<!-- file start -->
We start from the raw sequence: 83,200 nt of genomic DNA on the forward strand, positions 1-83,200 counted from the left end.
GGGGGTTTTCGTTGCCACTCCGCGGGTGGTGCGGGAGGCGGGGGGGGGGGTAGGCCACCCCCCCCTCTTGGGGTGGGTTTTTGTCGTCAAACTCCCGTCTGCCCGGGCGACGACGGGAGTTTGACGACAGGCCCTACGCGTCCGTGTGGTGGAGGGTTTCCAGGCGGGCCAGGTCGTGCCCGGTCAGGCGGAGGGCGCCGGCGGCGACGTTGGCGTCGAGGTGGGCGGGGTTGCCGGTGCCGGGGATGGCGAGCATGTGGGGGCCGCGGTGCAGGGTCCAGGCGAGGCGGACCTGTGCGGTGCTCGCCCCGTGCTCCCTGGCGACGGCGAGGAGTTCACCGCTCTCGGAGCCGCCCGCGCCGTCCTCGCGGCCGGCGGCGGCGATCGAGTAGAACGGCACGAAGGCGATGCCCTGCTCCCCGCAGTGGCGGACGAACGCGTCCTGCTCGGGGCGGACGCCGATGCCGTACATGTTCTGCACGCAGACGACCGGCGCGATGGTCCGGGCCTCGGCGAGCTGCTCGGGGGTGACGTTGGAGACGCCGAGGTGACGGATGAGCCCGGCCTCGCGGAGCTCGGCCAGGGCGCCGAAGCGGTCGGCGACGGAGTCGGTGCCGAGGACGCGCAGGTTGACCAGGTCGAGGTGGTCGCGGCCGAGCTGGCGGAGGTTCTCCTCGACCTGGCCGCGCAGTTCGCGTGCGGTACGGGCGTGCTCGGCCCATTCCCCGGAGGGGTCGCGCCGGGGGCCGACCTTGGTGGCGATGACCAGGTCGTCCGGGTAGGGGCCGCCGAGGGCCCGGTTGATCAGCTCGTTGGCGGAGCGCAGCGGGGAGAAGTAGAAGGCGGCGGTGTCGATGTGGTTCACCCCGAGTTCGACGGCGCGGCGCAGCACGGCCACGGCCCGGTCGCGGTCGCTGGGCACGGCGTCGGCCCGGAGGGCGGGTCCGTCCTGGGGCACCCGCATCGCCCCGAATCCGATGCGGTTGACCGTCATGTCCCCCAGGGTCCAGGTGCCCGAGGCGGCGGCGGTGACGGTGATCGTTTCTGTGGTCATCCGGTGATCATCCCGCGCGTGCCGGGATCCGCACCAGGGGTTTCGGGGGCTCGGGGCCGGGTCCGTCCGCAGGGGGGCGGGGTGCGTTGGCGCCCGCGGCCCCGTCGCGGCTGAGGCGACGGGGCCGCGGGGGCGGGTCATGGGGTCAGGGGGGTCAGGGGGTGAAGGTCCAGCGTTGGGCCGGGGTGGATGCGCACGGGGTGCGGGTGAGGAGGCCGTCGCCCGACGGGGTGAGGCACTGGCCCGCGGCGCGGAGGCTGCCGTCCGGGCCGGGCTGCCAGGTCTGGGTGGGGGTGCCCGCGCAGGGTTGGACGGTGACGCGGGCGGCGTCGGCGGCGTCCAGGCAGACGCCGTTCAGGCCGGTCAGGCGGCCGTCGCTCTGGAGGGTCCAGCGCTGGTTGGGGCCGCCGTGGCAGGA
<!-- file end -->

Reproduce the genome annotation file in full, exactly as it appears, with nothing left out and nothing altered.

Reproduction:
We start from the raw sequence: 83,200 nt of genomic DNA on the forward strand, positions 1-83,200 counted from the left end.
GGGGGTTTTCGTTGCCACTCCGCGGGTGGTGCGGGAGGCGGGGGGGGGGGTAGGCCACCCCCCCCTCTTGGGGTGGGTTTTTGTCGTCAAACTCCCGTCTGCCCGGGCGACGACGGGAGTTTGACGACAGGCCCTACGCGTCCGTGTGGTGGAGGGTTTCCAGGCGGGCCAGGTCGTGCCCGGTCAGGCGGAGGGCGCCGGCGGCGACGTTGGCGTCGAGGTGGGCGGGGTTGCCGGTGCCGGGGATGGCGAGCATGTGGGGGCCGCGGTGCAGGGTCCAGGCGAGGCGGACCTGTGCGGTGCTCGCCCCGTGCTCCCTGGCGACGGCGAGGAGTTCACCGCTCTCGGAGCCGCCCGCGCCGTCCTCGCGGCCGGCGGCGGCGATCGAGTAGAACGGCACGAAGGCGATGCCCTGCTCCCCGCAGTGGCGGACGAACGCGTCCTGCTCGGGGCGGACGCCGATGCCGTACATGTTCTGCACGCAGACGACCGGCGCGATGGTCCGGGCCTCGGCGAGCTGCTCGGGGGTGACGTTGGAGACGCCGAGGTGACGGATGAGCCCGGCCTCGCGGAGCTCGGCCAGGGCGCCGAAGCGGTCGGCGACGGAGTCGGTGCCGAGGACGCGCAGGTTGACCAGGTCGAGGTGGTCGCGGCCGAGCTGGCGGAGGTTCTCCTCGACCTGGCCGCGCAGTTCGCGTGCGGTACGGGCGTGCTCGGCCCATTCCCCGGAGGGGTCGCGCCGGGGGCCGACCTTGGTGGCGATGACCAGGTCGTCCGGGTAGGGGCCGCCGAGGGCCCGGTTGATCAGCTCGTTGGCGGAGCGCAGCGGGGAGAAGTAGAAGGCGGCGGTGTCGATGTGGTTCACCCCGAGTTCGACGGCGCGGCGCAGCACGGCCACGGCCCGGTCGCGGTCGCTGGGCACGGCGTCGGCCCGGAGGGCGGGTCCGTCCTGGGGCACCCGCATCGCCCCGAATCCGATGCGGTTGACCGTCATGTCCCCCAGGGTCCAGGTGCCCGAGGCGGCGGCGGTGACGGTGATCGTTTCTGTGGTCATCCGGTGATCATCCCGCGCGTGCCGGGATCCGCACCAGGGGTTTCGGGGGCTCGGGGCCGGGTCCGTCCGCAGGGGGGCGGGGTGCGTTGGCGCCCGCGGCCCCGTCGCGGCTGAGGCGACGGGGCCGCGGGGGCGGGTCATGGGGTCAGGGGGGTCAGGGGGTGAAGGTCCAGCGTTGGGCCGGGGTGGATGCGCACGGGGTGCGGGTGAGGAGGCCGTCGCCCGACGGGGTGAGGCACTGGCCCGCGGCGCGGAGGCTGCCGTCCGGGCCGGGCTGCCAGGTCTGGGTGGGGGTGCCCGCGCAGGGTTGGACGGTGACGCGGGCGGCGTCGGCGGCGTCCAGGCAGACGCCGTTCAGGCCGGTCAGGCGGCCGTCGCTCTGGAGGGTCCAGCGCTGGTTGGGGCCGCCGTGGCAGGA